Although the only resemblance to the original book is the title, Whannel delivers plenty of thrills and Moss provides a standout performance. Barnaby Page called Moss’ performance “masterful” while giving the film 3.5-stars in his recent review.
On the surface, the latest feel-good basketball film could be dismissed as another Hoosiers knock off. But when you take a closer look at The Way Back, you find it was made by the same filmmaker behind the excellent Warrior (2011). Moreover, the story centres around a former basketball star turned coach (Ben Affleck) who’s looking for a second chance while battling alcoholism. But perhaps most extraordinary is the fact the star of the film was going through his own struggles with alcohol abuse while playing the lead role.
Despite those momentum-stalling and unnecessary detours, the irresistibly cheer-worthy basketball sequences and Affleck’s resonant and authentic performance are more than enough to carry the day.— Richard Roeper, Chicago Sun-Times.
The Way Back currently has a Rotten Tomatoes score of 83% from both critics and audiences. That’s enough to certify it “fresh” and one of the top-rated films so far in 2020. With the prospect of some extended time at home, The Way Back is a flick that should be towards the top of your watch list.
The producers behind Bloodshot were attempting a couple of big tasks: make a successful film out of a lesser-known comic product and make it on a modest budget. The film is based on a Valiant comic books series and was made for about $50M. The problem is we don’t really know if it worked.
The pandemic really hit the US just as Bloodshot was hitting cinemas. The film’s poor box office returns ($10M) can’t be separated from the fact Americans were only just beginning to understand how dangerous COVID-19 is and start social distancing.
The film’s premise is not terribly original: Ray Garrison (Vin Diesel) is a soldier who is killed in combat and then brought back to life with superpowers. Most notably, Garrison has the ability to heal instantly. Eiza González (Baby Driver), Sam Heughan (Outlander) and Guy Pierce (Iron Man 3) have supporting roles.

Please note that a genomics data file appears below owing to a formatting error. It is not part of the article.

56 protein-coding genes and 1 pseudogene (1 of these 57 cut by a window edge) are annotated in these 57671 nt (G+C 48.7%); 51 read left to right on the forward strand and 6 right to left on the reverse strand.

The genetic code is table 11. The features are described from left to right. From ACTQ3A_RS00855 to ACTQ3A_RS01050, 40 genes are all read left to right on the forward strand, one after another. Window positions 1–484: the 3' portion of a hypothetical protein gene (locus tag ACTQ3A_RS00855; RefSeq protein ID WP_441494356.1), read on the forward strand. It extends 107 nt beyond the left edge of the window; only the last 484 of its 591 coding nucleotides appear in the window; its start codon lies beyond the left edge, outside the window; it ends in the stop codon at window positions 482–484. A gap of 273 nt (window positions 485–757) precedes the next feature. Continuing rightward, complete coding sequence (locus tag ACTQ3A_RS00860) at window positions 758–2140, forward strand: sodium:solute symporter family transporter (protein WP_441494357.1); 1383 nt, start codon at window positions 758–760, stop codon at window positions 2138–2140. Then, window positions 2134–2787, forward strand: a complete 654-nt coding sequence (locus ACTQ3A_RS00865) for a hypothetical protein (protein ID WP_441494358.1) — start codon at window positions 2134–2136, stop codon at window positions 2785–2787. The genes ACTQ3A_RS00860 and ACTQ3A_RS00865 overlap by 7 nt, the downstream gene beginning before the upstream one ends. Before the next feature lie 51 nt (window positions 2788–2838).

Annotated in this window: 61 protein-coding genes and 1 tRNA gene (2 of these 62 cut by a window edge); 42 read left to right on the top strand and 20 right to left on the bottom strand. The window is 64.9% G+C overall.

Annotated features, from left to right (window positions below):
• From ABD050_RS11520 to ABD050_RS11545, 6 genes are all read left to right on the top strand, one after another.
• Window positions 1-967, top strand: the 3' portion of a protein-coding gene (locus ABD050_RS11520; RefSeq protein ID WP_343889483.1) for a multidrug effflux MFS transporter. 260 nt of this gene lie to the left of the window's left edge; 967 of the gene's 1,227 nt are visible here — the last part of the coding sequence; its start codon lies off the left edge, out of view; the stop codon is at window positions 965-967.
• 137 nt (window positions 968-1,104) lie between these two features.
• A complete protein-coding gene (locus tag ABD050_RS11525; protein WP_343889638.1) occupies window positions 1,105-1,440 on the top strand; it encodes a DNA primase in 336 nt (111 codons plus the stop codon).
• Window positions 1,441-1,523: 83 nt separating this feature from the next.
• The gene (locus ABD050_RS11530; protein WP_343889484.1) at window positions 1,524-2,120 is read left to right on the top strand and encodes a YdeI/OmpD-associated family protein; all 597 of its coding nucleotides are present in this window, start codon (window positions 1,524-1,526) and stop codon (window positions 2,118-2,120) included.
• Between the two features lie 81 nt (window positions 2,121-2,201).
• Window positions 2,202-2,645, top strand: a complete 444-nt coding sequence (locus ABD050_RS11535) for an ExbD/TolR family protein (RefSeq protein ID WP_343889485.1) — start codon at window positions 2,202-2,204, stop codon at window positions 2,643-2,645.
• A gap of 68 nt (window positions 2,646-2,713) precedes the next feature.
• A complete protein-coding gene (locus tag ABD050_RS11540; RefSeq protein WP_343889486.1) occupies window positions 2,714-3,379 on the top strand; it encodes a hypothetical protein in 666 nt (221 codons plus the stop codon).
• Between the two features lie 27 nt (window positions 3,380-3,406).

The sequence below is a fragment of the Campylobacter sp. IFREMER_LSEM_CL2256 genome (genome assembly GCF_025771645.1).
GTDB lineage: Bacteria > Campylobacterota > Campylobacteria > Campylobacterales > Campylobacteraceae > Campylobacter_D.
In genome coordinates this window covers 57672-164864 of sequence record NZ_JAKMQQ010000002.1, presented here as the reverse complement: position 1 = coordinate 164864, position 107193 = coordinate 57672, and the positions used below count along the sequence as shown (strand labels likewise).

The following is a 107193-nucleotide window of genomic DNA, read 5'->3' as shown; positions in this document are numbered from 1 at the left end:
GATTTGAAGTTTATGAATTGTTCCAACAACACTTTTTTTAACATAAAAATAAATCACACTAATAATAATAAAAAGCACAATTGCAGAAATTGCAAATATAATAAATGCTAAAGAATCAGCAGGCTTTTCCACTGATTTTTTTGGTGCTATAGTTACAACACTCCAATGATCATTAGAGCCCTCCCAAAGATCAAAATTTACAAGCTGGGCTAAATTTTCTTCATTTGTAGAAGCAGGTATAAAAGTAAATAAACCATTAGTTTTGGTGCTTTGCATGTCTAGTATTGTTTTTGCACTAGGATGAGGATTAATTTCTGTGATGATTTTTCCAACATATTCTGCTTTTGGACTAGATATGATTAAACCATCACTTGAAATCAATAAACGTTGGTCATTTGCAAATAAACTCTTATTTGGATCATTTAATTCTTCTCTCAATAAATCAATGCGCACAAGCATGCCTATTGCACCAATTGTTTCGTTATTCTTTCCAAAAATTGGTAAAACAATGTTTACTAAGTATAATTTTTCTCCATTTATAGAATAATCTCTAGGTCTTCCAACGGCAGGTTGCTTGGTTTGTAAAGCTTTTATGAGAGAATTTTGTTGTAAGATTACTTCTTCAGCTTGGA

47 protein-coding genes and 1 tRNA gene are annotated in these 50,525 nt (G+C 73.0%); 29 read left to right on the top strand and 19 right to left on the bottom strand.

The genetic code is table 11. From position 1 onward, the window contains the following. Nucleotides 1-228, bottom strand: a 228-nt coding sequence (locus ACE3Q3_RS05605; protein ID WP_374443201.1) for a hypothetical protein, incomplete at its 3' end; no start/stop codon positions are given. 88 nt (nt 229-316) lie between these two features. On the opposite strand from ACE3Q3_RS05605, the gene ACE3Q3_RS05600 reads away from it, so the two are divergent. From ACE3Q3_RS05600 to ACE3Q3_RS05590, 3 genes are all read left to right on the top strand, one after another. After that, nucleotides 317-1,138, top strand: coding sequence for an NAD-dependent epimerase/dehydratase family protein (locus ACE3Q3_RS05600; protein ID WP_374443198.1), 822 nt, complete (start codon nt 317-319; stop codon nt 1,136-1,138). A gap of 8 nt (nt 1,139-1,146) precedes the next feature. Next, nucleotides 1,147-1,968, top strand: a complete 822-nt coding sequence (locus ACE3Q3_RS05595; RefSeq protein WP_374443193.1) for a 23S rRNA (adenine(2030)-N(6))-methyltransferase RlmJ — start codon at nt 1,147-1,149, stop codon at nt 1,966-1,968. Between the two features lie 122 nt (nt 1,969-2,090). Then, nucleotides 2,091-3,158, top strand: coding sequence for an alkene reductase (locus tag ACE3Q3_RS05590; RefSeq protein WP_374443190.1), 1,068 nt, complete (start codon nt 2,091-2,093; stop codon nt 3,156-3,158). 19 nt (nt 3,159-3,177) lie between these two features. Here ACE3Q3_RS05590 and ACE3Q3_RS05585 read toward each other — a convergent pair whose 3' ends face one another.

First-time director Dave Wilson brought years of experience in visual effects and video game development to his work behind the camera. Diesel had said in multiple interviews that his hope was that Bloodshot would launch a new franchise or even a multiverse of Valiant Comic based films. That doesn’t seem likely at this point but that shouldn’t the reason you skip out on this one.
One of the most controversial films of the year is out now. And even better, you can watch it in the judgement-free zone of your own home. The Hunt from Blumhouse Productions and Universal Pictures got delayed from its original release last autumn after a series of deadly spree shootings in the US.
Even before then, The Hunt stirred up plenty of criticism from those who blasted the film for its gratuitous violence and political divisiveness. Although it’s worth noting these so-called critics hadn’t seen it yet. But it can’t be denied that the premise of the film itself would end up at the centre of a storm.
The plot follows 12 strangers who wake up in a remote area without any memory of how they got there. Quickly their confusion turns to terror and they become the “game” in a human hunting exhibition for the ultrarich. Again, even before the delay, many were critical that the film exploits hot button issues like class warfare in America. Either way, you can now judge for yourself as The Hunt is now available on video on demand.
Lost in all of the real-world news lately has been a bit of drama playing out behind-the-scenes of the sequel to the animated smash hit Trolls (2016). The follow-up film brings back the voice talents of Justin Timberlake and Anna Kendrick in what was likely to be one of the spring’s biggest box office hits. But as the COVID-19 pandemic spread, DreamWorks Studios made the decision to skip a theatrical run altogether and send the film direct to video.
While audiences under quarantine can rejoice in the sparkles and glitter from the comfort of their own home, the big cinema chains weren’t too pleased. In an interview with The Hollywood Reporter, the head of the National Theaters Owners Association (US) warned his group would have a long memory.